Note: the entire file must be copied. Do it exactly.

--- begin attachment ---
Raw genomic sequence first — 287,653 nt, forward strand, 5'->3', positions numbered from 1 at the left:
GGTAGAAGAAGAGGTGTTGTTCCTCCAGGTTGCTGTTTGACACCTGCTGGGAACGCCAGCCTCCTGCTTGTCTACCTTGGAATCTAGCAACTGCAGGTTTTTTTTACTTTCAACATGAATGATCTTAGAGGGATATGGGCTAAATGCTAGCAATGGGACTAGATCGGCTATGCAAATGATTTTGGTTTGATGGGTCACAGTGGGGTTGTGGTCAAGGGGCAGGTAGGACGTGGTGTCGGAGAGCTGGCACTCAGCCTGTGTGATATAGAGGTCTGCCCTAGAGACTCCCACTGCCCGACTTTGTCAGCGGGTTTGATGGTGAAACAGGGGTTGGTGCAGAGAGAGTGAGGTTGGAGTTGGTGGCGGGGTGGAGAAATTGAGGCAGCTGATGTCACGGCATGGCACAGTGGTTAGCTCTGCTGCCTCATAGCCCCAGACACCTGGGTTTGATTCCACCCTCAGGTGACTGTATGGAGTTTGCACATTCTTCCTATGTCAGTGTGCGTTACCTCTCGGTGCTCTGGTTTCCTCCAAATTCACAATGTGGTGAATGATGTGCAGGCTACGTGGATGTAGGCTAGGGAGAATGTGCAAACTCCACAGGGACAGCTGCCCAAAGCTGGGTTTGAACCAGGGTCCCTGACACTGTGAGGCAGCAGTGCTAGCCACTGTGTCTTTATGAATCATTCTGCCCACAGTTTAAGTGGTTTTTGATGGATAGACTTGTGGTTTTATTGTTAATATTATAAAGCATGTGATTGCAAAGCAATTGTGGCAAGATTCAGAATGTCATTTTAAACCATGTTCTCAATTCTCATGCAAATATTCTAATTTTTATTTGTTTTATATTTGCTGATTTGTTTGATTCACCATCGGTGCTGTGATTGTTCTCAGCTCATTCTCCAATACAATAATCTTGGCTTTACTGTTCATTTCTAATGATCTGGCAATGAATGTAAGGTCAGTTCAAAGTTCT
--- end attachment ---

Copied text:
Raw genomic sequence first — 287,653 nt, forward strand, 5'->3', positions numbered from 1 at the left:
GGTAGAAGAAGAGGTGTTGTTCCTCCAGGTTGCTGTTTGACACCTGCTGGGAACGCCAGCCTCCTGCTTGTCTACCTTGGAATCTAGCAACTGCAGGTTTTTTTTACTTTCAACATGAATGATCTTAGAGGGATATGGGCTAAATGCTAGCAATGGGACTAGATCGGCTATGCAAATGATTTTGGTTTGATGGGTCACAGTGGGGTTGTGGTCAAGGGGCAGGTAGGACGTGGTGTCGGAGAGCTGGCACTCAGCCTGTGTGATATAGAGGTCTGCCCTAGAGACTCCCACTGCCCGACTTTGTCAGCGGGTTTGATGGTGAAACAGGGGTTGGTGCAGAGAGAGTGAGGTTGGAGTTGGTGGCGGGGTGGAGAAATTGAGGCAGCTGATGTCACGGCATGGCACAGTGGTTAGCTCTGCTGCCTCATAGCCCCAGACACCTGGGTTTGATTCCACCCTCAGGTGACTGTATGGAGTTTGCACATTCTTCCTATGTCAGTGTGCGTTACCTCTCGGTGCTCTGGTTTCCTCCAAATTCACAATGTGGTGAATGATGTGCAGGCTACGTGGATGTAGGCTAGGGAGAATGTGCAAACTCCACAGGGACAGCTGCCCAAAGCTGGGTTTGAACCAGGGTCCCTGACACTGTGAGGCAGCAGTGCTAGCCACTGTGTCTTTATGAATCATTCTGCCCACAGTTTAAGTGGTTTTTGATGGATAGACTTGTGGTTTTATTGTTAATATTATAAAGCATGTGATTGCAAAGCAATTGTGGCAAGATTCAGAATGTCATTTTAAACCATGTTCTCAATTCTCATGCAAATATTCTAATTTTTATTTGTTTTATATTTGCTGATTTGTTTGATTCACCATCGGTGCTGTGATTGTTCTCAGCTCATTCTCCAATACAATAATCTTGGCTTTACTGTTCATTTCTAATGATCTGGCAATGAATGTAAGGTCAGTTCAAAGTTCT